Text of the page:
Fortunately, the various life ploughs which ail us humans – including the sobering realities of divorce, death and dashed dreams – are no great match for the community spirit and life-affirming oasis which Res College life offers the mature aged student!  It’s like living in a warm, buzzing beehive, really. Rather than lurking anonymously in the suburbs. Where you ‘always’ have friends over for dinner.

Where else can you find a ready-made group of friends (both young and mature age) to offer study support, hugs, enjoy a DVD or board game with, or join in a quick game of touch footy, soccer kick-around or basketball bounce, before dinner?

Fun and Frivolity old-school style!

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Few can boast a team of chefs creating soups, mains, salad, fruit, dessert, with endless ‘cuppas’…where you don’t have to do the washing up! You can even choose the self-catering option, if you prefer to scoff your own gourmet DIY cuisine and still enjoy the support and company of the College Community.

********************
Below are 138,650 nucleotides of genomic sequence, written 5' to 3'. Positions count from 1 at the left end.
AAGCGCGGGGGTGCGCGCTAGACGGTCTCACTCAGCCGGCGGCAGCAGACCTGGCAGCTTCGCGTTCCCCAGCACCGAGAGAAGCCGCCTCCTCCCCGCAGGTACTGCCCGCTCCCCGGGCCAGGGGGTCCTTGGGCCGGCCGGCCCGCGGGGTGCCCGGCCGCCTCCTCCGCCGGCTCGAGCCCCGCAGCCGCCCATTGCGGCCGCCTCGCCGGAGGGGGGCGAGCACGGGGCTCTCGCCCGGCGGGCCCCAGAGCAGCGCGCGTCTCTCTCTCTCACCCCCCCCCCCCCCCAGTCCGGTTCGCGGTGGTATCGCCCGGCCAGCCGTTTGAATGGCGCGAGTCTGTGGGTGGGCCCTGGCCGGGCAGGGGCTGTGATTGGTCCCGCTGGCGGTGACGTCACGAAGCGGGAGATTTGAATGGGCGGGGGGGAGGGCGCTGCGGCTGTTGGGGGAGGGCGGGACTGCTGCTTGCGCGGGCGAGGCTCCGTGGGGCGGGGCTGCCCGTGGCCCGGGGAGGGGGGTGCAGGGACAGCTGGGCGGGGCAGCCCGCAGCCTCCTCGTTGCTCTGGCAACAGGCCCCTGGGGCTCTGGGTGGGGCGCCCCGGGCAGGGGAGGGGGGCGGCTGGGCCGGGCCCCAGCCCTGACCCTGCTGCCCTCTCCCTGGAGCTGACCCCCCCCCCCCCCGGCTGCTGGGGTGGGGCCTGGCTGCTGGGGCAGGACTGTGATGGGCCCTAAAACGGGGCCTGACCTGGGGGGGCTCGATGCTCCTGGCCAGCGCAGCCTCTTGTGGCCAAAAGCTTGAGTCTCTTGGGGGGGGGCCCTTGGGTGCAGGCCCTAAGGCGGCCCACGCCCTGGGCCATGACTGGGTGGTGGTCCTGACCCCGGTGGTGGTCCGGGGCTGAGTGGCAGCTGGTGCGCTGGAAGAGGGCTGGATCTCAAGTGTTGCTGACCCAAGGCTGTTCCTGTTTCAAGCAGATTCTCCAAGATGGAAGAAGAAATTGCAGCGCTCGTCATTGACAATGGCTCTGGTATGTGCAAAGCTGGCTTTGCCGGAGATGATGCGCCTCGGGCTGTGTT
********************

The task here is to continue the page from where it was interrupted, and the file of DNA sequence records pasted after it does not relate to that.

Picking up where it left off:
having cooked for myself for many years, it’s great to have someone else cook for mePic 4

Not only do you have the opportunity to embrace an instant, structured social life, but there is also the convenience of simplifying your financial outlay. It can be soothing to pay just the one bill which covers a range of things – Wi-Fi, heating, water, and parking, did I mention food? Oh, and the transport to classes is easy, simply walk! – and when the juggling act of life begins to toss in flaming torches, there is even an approachable, confidential no-cost Res College Psychologist you can chat too. Can’t ask for much more than that!

Extreme camping, for the young and young at heartPic 5

Pitching in moral support at the cricket
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It’s a relief to have a team of approachable managers and administrators, cleaning and kitchen and maintenance staff, and the university’s gardeners, all working together, for your ultimate benefit. A sports complex – Gym! Yoga classes! – And a friendly university library; even a tranquil, tourist attraction, the Japanese Garden, is right in your backyard!